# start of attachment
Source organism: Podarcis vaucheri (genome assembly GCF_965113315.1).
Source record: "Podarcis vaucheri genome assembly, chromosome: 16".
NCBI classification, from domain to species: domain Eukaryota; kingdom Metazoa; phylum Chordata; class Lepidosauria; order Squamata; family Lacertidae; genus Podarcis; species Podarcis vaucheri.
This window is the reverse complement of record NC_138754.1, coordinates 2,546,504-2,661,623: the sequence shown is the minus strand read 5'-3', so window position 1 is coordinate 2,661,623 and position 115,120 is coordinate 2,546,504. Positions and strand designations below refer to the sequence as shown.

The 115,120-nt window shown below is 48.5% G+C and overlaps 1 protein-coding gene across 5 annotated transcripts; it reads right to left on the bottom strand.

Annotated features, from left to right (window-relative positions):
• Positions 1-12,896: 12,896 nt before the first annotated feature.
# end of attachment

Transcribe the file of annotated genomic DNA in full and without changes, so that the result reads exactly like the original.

Source organism: Podarcis vaucheri (genome assembly GCF_965113315.1).
Source record: "Podarcis vaucheri genome assembly, chromosome: 16".
NCBI classification, from domain to species: domain Eukaryota; kingdom Metazoa; phylum Chordata; class Lepidosauria; order Squamata; family Lacertidae; genus Podarcis; species Podarcis vaucheri.
This window is the reverse complement of record NC_138754.1, coordinates 2,546,504-2,661,623: the sequence shown is the minus strand read 5'-3', so window position 1 is coordinate 2,661,623 and position 115,120 is coordinate 2,546,504. Positions and strand designations below refer to the sequence as shown.

The 115,120-nt window shown below is 48.5% G+C and overlaps 1 protein-coding gene across 5 annotated transcripts; it reads right to left on the bottom strand.

Annotated features, from left to right (window-relative positions):
• Positions 1-12,896: 12,896 nt before the first annotated feature.